The Annals of Sherlock Holmes
This is Paul Gilbert’s third book of Sherlock Holmes pastiche, consisting of three long short stories (or novellas as he terms them) narrated, like the originals, by his famous assistant, Dr Watson. Gilbert is very good at this. He writes stately Victorian prose, with long, carefully crafted sentences which beautifully convey Conan Doyle’s mix of artificiality and realism; absurd stories set in a real world, where one almost smells the coal smoke of the stream trains and hears the hiss of the gas lamps.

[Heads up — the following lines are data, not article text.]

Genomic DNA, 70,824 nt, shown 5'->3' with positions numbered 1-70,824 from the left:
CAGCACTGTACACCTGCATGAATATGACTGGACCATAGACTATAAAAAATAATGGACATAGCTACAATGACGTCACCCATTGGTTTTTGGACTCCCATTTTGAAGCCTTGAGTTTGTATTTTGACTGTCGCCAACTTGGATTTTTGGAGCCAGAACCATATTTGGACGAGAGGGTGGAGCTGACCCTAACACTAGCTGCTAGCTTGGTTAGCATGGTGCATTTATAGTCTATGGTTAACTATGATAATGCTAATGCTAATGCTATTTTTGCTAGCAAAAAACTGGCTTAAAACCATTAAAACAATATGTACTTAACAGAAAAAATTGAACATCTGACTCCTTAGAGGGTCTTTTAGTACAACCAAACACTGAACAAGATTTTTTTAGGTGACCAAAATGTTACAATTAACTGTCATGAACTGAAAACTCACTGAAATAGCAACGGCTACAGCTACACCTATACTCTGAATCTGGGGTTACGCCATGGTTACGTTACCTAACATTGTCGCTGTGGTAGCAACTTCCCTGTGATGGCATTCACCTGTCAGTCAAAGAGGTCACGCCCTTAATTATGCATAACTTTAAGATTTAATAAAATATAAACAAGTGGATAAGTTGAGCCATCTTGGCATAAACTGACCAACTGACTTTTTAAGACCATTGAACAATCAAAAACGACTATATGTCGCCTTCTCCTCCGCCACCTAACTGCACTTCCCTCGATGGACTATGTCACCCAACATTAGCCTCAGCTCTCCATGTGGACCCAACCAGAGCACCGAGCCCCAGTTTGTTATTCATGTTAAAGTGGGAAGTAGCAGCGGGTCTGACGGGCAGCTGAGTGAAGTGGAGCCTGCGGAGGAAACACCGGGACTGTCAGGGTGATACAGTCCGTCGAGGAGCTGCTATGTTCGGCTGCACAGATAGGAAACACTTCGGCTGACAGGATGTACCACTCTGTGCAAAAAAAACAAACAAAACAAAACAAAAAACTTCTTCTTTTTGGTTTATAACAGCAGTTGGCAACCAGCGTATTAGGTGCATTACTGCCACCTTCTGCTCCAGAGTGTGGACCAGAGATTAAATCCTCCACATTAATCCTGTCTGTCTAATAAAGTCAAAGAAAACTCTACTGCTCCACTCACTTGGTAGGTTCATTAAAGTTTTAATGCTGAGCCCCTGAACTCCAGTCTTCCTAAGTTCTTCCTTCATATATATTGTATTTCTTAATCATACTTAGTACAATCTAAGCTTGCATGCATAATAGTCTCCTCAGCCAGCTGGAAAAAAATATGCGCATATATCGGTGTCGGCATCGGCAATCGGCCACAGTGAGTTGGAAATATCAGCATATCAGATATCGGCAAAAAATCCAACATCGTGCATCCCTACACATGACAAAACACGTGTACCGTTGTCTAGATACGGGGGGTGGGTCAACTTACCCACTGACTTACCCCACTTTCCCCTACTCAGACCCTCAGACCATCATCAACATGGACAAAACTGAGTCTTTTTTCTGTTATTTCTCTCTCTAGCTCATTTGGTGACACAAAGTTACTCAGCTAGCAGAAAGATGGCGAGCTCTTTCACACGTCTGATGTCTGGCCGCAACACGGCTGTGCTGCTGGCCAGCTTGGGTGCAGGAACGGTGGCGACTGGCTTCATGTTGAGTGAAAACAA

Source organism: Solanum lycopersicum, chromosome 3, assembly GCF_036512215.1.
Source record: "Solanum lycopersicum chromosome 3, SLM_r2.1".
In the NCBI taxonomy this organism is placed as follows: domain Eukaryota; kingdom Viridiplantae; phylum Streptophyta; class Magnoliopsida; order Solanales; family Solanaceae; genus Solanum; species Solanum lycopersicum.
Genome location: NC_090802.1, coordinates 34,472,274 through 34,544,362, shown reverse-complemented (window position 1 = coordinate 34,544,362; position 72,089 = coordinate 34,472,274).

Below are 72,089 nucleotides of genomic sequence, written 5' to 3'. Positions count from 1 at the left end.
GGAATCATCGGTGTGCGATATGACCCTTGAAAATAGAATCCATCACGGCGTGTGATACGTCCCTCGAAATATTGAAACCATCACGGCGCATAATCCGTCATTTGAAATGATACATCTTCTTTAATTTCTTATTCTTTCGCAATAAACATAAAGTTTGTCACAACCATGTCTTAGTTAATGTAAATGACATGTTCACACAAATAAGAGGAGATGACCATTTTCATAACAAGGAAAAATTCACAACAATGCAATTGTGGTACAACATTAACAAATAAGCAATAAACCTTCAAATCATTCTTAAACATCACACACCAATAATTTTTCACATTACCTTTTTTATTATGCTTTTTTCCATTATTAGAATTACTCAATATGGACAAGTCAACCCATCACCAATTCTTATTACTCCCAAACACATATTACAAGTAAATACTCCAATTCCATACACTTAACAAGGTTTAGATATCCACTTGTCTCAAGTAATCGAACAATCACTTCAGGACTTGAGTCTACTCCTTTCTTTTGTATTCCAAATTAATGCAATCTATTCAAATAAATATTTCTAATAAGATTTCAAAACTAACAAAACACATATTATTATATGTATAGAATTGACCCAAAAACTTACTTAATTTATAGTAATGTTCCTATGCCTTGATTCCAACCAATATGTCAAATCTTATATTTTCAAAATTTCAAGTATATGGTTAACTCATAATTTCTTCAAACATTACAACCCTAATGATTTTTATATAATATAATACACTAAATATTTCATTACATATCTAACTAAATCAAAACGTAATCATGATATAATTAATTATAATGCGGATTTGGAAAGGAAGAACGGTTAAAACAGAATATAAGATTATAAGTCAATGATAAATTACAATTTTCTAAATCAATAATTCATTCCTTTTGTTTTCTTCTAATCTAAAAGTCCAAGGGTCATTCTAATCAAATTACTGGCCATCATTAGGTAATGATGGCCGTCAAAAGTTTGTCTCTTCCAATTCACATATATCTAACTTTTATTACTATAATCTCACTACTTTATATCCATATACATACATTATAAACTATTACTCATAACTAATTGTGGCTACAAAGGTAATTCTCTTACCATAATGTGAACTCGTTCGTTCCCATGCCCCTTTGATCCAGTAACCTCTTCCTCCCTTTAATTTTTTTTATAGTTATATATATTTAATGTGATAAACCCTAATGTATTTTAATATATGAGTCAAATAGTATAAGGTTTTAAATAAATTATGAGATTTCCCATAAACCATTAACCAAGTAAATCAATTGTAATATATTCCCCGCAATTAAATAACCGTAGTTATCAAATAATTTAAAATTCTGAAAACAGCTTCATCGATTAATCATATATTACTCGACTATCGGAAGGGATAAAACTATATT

Personally I feel uncomfortable with pastiche, especially when it involves slavishly imitating a long-dead author. But, just as Conan Doyle failed to kill off Sherlock Holmes in his lifetime, being forced by his public and his publishers to resurrect him after his duel with Moriarty, so Holmes stubbornly refuses to die even after Doyle’s own death. I am not a Holmes fan, but if I were I am not certain whether I would be outraged or in love with this last instalment of his adventures.